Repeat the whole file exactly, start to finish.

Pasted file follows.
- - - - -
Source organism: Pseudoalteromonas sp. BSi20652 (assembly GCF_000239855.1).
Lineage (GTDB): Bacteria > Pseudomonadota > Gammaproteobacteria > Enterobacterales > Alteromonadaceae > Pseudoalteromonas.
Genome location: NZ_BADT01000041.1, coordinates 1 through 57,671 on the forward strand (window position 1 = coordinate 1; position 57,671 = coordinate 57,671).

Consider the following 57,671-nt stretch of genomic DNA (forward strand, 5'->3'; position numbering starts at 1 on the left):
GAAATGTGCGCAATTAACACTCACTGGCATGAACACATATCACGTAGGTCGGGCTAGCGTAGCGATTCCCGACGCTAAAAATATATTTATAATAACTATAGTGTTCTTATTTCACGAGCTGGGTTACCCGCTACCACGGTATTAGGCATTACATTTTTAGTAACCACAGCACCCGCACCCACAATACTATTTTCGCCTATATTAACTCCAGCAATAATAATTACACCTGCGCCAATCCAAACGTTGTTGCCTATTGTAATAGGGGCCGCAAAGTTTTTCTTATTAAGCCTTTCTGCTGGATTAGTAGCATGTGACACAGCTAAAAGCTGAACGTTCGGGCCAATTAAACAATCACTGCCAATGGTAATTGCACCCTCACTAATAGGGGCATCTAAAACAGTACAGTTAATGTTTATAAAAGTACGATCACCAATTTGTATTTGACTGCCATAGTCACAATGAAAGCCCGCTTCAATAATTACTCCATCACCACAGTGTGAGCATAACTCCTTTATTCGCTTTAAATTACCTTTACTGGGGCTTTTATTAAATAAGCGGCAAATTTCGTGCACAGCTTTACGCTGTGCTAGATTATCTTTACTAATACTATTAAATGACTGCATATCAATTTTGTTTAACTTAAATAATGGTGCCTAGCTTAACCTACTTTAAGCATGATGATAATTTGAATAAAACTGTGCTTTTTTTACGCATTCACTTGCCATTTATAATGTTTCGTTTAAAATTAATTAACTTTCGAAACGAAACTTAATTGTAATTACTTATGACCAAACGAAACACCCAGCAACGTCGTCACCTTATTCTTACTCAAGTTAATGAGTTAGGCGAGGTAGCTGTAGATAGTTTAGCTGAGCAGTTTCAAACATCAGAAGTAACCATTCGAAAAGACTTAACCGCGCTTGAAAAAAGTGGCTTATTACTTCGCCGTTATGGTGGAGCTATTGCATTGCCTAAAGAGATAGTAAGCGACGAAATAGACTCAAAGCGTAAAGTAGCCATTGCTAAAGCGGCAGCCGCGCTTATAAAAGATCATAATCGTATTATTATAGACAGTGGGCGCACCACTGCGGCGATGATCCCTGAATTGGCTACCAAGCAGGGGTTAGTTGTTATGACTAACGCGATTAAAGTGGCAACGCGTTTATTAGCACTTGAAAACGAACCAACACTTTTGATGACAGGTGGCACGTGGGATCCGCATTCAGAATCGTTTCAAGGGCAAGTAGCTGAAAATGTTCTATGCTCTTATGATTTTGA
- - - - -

Source organism: Pseudoalteromonas sp. BSi20652 (assembly GCF_000239855.1).
Lineage (GTDB): Bacteria > Pseudomonadota > Gammaproteobacteria > Enterobacterales > Alteromonadaceae > Pseudoalteromonas.
Genome location: NZ_BADT01000041.1, coordinates 1 through 57,671 on the forward strand (window position 1 = coordinate 1; position 57,671 = coordinate 57,671).

Consider the following 57,671-nt stretch of genomic DNA (forward strand, 5'->3'; position numbering starts at 1 on the left):
GAAATGTGCGCAATTAACACTCACTGGCATGAACACATATCACGTAGGTCGGGCTAGCGTAGCGATTCCCGACGCTAAAAATATATTTATAATAACTATAGTGTTCTTATTTCACGAGCTGGGTTACCCGCTACCACGGTATTAGGCATTACATTTTTAGTAACCACAGCACCCGCACCCACAATACTATTTTCGCCTATATTAACTCCAGCAATAATAATTACACCTGCGCCAATCCAAACGTTGTTGCCTATTGTAATAGGGGCCGCAAAGTTTTTCTTATTAAGCCTTTCTGCTGGATTAGTAGCATGTGACACAGCTAAAAGCTGAACGTTCGGGCCAATTAAACAATCACTGCCAATGGTAATTGCACCCTCACTAATAGGGGCATCTAAAACAGTACAGTTAATGTTTATAAAAGTACGATCACCAATTTGTATTTGACTGCCATAGTCACAATGAAAGCCCGCTTCAATAATTACTCCATCACCACAGTGTGAGCATAACTCCTTTATTCGCTTTAAATTACCTTTACTGGGGCTTTTATTAAATAAGCGGCAAATTTCGTGCACAGCTTTACGCTGTGCTAGATTATCTTTACTAATACTATTAAATGACTGCATATCAATTTTGTTTAACTTAAATAATGGTGCCTAGCTTAACCTACTTTAAGCATGATGATAATTTGAATAAAACTGTGCTTTTTTTACGCATTCACTTGCCATTTATAATGTTTCGTTTAAAATTAATTAACTTTCGAAACGAAACTTAATTGTAATTACTTATGACCAAACGAAACACCCAGCAACGTCGTCACCTTATTCTTACTCAAGTTAATGAGTTAGGCGAGGTAGCTGTAGATAGTTTAGCTGAGCAGTTTCAAACATCAGAAGTAACCATTCGAAAAGACTTAACCGCGCTTGAAAAAAGTGGCTTATTACTTCGCCGTTATGGTGGAGCTATTGCATTGCCTAAAGAGATAGTAAGCGACGAAATAGACTCAAAGCGTAAAGTAGCCATTGCTAAAGCGGCAGCCGCGCTTATAAAAGATCATAATCGTATTATTATAGACAGTGGGCGCACCACTGCGGCGATGATCCCTGAATTGGCTACCAAGCAGGGGTTAGTTGTTATGACTAACGCGATTAAAGTGGCAACGCGTTTATTAGCACTTGAAAACGAACCAACACTTTTGATGACAGGTGGCACGTGGGATCCGCATTCAGAATCGTTTCAAGGGCAAGTAGCTGAAAATGTTCTATGCTCTTATGATTTTGA